Link to download the PDF document -- and please share your ideas for the next edition!


Call for Authors: 2019-20

During 2019-20, our goal is to complete the remaining priority topics for the The Encyclopedia of Greater Philadelphia, which is nearly 600 topics strong and growing. Writing for The Encyclopedia adds to an unparalleled public information source for the region and establishes authors as the go-to authorities on their subjects. This year’s assignments will help to complete important subject categories.

To view available assignments, link here for the list of topics.

To join more than 350 leading and emerging scholars who have already contributed to this peer-reviewed, digital-first project, let us know your choice of topics and choice of deadline from summer through early fall. Prospective authors must have expertise in their chosen subjects demonstrated by previous publications and/or advanced training in historical research. The scope of the project includes the city of Philadelphia and the surrounding region of southeastern Pennsylvania, South Jersey, and northern Delaware. 

To express interest, please send an email describing your qualifications and specifying topics of interest to co-editor Howard Gillette, email hfg@scarletmail.rutgers.edu. No attachments, please. Graduate students, please include the name and email address of an academic reference.


Guidelines for writers and editors:

Roster of authors:

Editors and staff:

An Invitation: Support Scholarship,
Build Community, Create a Legacy

Thank you, everyone who supported our successful one-day fund-raiser on Rutgers Giving Day.  Your support will enable us to continue to employ students as fact-checkers and digital publishing assistants, so that The Encyclopedia of Greater Philadelphia can continue to grow.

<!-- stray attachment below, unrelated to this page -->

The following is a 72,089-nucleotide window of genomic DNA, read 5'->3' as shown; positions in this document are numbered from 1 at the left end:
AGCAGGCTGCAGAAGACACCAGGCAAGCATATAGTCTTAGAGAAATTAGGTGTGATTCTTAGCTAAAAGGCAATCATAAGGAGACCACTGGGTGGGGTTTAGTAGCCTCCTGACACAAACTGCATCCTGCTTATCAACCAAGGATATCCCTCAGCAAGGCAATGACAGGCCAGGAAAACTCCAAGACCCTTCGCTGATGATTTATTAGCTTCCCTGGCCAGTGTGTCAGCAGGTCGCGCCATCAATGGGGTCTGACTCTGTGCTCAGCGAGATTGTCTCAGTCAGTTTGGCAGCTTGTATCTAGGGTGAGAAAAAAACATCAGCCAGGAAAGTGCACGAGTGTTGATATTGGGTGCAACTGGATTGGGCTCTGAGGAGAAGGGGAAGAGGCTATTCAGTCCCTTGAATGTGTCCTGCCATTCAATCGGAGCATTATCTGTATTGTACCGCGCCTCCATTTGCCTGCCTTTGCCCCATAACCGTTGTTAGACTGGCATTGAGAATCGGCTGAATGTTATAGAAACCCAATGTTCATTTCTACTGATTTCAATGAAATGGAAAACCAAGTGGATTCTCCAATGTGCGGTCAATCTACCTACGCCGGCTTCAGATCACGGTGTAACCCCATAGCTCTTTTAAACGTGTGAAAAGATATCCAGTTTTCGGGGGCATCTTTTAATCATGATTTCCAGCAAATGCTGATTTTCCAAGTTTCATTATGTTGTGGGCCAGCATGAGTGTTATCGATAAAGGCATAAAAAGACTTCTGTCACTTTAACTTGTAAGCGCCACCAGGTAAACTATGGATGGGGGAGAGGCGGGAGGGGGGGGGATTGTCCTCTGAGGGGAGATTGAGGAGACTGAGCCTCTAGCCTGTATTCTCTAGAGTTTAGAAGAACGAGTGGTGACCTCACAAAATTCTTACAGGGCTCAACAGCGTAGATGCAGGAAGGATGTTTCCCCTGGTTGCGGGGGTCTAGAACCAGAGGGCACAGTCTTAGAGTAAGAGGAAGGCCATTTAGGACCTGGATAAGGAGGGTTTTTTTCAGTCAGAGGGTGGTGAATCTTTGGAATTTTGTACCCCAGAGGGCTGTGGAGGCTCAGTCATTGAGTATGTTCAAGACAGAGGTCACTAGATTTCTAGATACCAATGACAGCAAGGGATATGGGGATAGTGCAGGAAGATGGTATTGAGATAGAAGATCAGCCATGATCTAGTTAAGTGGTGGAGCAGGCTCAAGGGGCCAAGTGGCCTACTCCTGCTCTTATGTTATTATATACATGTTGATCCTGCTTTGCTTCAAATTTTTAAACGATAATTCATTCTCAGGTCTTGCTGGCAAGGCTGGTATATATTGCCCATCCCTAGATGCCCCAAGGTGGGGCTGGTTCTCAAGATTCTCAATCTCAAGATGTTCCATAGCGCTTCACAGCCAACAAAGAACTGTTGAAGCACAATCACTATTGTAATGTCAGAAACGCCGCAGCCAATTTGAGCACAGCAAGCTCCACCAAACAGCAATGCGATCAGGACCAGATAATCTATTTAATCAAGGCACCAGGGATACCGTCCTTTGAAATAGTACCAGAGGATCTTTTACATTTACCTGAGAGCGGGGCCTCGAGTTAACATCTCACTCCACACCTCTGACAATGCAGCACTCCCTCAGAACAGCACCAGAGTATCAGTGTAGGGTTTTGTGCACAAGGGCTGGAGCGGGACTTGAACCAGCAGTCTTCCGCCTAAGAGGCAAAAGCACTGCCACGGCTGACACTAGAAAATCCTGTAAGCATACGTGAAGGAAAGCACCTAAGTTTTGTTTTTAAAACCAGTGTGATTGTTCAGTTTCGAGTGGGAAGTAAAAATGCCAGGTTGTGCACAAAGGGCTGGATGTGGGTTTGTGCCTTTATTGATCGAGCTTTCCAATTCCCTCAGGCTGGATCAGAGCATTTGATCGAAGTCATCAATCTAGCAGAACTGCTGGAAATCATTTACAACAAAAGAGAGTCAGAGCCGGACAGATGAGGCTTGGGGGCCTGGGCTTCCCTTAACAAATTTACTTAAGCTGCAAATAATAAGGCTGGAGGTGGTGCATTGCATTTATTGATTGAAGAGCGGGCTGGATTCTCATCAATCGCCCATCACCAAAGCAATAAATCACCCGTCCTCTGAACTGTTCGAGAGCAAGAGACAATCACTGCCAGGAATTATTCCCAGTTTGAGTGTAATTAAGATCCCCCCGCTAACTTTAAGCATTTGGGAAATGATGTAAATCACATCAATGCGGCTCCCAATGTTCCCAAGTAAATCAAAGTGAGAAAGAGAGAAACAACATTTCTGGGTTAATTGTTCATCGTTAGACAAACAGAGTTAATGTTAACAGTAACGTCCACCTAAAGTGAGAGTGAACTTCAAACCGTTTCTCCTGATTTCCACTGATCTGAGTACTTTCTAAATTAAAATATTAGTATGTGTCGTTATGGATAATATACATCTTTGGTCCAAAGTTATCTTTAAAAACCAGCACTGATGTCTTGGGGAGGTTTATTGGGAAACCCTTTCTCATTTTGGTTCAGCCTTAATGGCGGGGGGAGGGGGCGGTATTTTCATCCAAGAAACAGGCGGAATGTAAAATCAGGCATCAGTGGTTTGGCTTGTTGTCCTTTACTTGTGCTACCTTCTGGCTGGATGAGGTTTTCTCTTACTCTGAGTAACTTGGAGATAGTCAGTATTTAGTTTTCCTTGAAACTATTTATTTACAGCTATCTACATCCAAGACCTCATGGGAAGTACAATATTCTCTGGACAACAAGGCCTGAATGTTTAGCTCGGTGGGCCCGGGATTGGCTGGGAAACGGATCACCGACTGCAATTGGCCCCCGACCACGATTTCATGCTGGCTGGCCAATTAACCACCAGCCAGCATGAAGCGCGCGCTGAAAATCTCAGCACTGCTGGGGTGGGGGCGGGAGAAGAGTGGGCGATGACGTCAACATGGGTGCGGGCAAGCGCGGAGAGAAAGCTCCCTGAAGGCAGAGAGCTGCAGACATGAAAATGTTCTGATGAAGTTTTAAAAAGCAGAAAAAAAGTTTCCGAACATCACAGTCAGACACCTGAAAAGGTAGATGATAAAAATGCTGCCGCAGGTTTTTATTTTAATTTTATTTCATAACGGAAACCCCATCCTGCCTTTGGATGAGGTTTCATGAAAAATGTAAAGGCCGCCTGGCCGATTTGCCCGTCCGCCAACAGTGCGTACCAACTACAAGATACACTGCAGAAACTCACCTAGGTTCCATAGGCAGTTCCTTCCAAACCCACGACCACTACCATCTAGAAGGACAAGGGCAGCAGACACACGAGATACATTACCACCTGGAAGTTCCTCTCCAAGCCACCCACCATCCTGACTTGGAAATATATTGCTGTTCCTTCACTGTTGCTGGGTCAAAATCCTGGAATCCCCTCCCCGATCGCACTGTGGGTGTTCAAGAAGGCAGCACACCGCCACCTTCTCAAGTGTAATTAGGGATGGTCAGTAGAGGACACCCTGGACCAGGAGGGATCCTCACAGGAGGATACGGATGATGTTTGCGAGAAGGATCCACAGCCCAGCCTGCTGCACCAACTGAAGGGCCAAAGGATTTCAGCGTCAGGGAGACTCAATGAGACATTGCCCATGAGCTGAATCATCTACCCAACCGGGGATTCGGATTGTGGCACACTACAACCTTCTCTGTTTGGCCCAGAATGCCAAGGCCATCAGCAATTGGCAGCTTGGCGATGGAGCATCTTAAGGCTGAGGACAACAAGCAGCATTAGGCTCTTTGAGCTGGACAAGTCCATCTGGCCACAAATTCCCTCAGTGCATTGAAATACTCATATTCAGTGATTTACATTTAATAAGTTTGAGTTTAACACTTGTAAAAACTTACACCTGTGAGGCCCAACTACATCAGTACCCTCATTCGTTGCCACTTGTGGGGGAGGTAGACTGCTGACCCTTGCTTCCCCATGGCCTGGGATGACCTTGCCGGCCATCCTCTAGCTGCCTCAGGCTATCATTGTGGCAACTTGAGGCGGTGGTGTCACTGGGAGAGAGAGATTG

If you missed the opportunity or wish to encourage others to give, please link here to add your support: Make a gift today.

●     $15 employs one student for one hour of research assistance or digital publishing.

●     $30 pays for fact-checking one new essay.

●     $90 pays for building one new topic page.

●     $150 employs one student for one ten-hour work week.

●     $2,100 employs one student for one semester.

Additional anticipated needs include a temporary expansion of professional staff during 2020 (estimated $10,000 to $15,000) and website repair and redesign (estimated $50,000 to $100,000).

Thank you for helping us continue producing original scholarship and supporting the history practitioners of the future.

Return of the Greater Philadelphia Roundtable

Many will recall the program series that launched The Encyclopedia of Greater Philadelphia -- the Greater Philadelphia Roundtable. This spring we are pleased to again invite you to a series of conversations about our region's history and contemporary issues.

Sanctuaries: Past Into Present

Throughout American history, people have come to the Philadelphia region seeking opportunity, while others have been fleeing persecution, and still others have been forced here in chains. When have these migrants been granted the right to feel safe, and when have they been denied safety? How do we come to grips with our country’s contradictory history of celebrating the diversity these many migrations produced, while denying rights to many?